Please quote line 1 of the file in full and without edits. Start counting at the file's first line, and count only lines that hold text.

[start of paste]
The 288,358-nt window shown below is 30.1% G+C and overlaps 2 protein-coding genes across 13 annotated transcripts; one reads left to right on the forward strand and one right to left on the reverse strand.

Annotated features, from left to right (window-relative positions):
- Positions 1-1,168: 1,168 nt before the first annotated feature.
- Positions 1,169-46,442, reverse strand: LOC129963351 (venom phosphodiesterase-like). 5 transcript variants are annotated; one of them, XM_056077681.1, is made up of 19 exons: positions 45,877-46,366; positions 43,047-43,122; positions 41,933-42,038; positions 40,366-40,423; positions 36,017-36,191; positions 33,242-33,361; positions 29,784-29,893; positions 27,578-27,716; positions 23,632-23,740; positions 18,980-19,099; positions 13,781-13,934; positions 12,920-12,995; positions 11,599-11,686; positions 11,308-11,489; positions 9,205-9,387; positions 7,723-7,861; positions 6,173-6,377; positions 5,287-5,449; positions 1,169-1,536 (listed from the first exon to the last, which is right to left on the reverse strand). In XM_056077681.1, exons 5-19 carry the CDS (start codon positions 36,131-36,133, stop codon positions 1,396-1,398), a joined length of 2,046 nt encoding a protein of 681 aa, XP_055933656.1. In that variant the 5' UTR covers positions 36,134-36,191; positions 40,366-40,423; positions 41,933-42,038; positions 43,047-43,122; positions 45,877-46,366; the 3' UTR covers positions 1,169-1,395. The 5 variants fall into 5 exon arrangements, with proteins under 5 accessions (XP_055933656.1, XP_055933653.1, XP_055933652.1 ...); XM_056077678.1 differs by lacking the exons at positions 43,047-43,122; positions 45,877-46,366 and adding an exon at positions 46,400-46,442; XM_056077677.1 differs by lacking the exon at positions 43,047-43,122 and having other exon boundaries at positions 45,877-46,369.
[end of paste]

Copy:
The 288,358-nt window shown below is 30.1% G+C and overlaps 2 protein-coding genes across 13 annotated transcripts; one reads left to right on the forward strand and one right to left on the reverse strand.